The path definition error is the difference between the desired flight path and
the coded flight path in the Navigation Data Base (NDB). This component is
considered as negligible on the basis of the navigation database validation.
The flight technical error is based on the piloting and flight guidance perfor-
mance represented by the cross-track deviation (XTK).
The navigation system error is based on the aircraft position error comput-
ed by the systems.

Figure 3:
Aircraft Navigation Error
Getting to Grips with PBN - Issue 1 009

The Performance-Based Navigation (PBN) concept was created on the ca-


pability to quantify this Total System Error.
On this basis, the PBN concept enables to design procedures that reduce the
separation with obstacles and the separation between aircraft.
To achieve this objective, the PBN concept specifies the following basic defini-
tions of navigation performance:
Navigation accuracy defines the estimation of error on the computed air-
craft position: The real aircraft position remains within a determined area for
95% of the flight time (refer to Figure 4). The navigation accuracy is the radius
of this determined area.
R PBN defines a minimum navigation performance for the need of the different
type of operations (RNP value). The navigation accuracy must be less than
1 x RNP value.

Note:
_
In Airbus aircraft cockpit, the Estimat-
ed Position Uncertainty (EPU) provide
the actual navigation accuracy value
(refer to Section 4.1.4).

Figure 4:
Navigation
Accuracy Criteria

Navigation integrity ensures a high level of trust in the aircraft navigation


computation: The real aircraft position remains within a determined area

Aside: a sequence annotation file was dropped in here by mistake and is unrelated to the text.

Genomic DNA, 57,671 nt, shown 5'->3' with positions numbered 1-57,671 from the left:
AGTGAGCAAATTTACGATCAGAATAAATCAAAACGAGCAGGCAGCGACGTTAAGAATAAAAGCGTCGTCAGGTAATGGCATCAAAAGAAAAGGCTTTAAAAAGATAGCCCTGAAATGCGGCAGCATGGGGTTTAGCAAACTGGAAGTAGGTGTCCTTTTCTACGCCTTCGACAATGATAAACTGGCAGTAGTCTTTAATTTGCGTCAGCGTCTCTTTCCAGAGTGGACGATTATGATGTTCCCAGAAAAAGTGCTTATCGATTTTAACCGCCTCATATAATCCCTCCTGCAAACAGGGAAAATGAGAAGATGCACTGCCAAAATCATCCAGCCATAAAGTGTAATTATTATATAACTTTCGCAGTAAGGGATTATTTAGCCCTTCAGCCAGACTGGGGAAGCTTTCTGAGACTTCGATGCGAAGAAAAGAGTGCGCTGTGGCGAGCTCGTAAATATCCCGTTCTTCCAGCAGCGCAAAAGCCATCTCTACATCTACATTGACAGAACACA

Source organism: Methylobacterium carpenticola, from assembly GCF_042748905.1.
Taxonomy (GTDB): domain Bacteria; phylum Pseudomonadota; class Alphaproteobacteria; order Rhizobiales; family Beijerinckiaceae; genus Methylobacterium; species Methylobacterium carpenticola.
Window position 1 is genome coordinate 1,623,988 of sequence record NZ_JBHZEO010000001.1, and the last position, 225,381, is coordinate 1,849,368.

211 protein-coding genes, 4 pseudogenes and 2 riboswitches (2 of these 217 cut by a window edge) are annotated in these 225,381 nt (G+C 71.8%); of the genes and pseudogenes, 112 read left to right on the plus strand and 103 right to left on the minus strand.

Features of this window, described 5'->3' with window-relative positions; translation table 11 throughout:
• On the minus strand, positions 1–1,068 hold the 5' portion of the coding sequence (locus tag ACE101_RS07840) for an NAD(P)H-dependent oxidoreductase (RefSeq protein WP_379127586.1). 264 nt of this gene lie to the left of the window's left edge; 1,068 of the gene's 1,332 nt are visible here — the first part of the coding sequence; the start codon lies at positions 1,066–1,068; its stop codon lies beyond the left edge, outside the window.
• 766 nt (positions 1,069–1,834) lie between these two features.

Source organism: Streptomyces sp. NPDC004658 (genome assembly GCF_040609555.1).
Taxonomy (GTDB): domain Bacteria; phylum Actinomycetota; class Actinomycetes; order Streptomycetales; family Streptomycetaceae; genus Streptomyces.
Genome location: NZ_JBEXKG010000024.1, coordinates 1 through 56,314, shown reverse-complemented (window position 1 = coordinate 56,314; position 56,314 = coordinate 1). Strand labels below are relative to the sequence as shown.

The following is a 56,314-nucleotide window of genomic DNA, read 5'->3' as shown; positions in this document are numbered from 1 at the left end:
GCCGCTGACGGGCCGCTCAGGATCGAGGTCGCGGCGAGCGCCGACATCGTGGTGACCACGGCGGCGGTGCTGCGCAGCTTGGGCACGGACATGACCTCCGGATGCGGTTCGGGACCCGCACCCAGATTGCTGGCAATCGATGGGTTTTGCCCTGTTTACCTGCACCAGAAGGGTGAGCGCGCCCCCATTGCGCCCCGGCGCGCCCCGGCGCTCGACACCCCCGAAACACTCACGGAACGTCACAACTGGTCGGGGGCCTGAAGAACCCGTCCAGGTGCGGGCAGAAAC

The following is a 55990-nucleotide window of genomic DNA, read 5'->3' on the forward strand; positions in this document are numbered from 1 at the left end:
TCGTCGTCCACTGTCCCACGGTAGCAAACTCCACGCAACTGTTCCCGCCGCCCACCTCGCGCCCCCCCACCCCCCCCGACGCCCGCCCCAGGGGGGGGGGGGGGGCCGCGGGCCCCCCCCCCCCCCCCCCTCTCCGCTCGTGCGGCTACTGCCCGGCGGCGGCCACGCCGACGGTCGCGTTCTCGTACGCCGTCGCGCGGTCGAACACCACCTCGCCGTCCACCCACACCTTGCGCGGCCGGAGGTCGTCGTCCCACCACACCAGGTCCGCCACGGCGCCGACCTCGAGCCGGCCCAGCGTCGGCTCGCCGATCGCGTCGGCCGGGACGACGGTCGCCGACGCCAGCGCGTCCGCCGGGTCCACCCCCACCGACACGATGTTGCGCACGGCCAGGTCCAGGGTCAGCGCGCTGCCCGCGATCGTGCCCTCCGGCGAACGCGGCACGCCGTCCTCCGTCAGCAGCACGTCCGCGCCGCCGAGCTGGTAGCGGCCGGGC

for 99.999 % of the flight time considering undetected navigation systems
malfunctions (Refer to Figure 5). The navigation integrity is the radius of this
determined area.
R PBN defines a minimum navigation performance for the need of the differ-
ent type of operations (RNP value). The navigation integrity is compared
to 2 x RNP value.
Getting to Grips with PBN - Issue 1 010

Note:
_
Only GNSS position source can
provide integrity indicators.
In Airbus aircraft cockpit, the GPS
PRIMARY status (or NAV PRIMARY
on A350) indicates that the integri-
ty criterion is met (refer to Section
4.1.3.2).

Figure 5:
Navigation
Integrity Criteria

Note:
_
For example, the order of magnitude It should be noticed that the integrity of the position is linked to the accuracy.
in normal conditions (with GNSS These two parameters are not fully segregated. If the value of the integrity in-
operative) for the aircraft position creases, the accuracy will also be impacted.
accuracy is around 20 m with in-
tegrity around 0.1 NM (i.e. 160 m).
This RNP value does not represent a corridor for the aircraft trajectory (i.e.
not a corridor where the aircraft can fly), but a limit that the aircraft computed
position must not exceed.

Navigation continuity ensures the computation of navigation information all


along the flight. This definition includes the GNSS services.

Based on these definitions several local initiatives defined their own require-
ments to fly some Area Navigation (RNAV) or Required Navigation Performance
(RNP) operations. This emerging environment led the ICAO to publish the PBN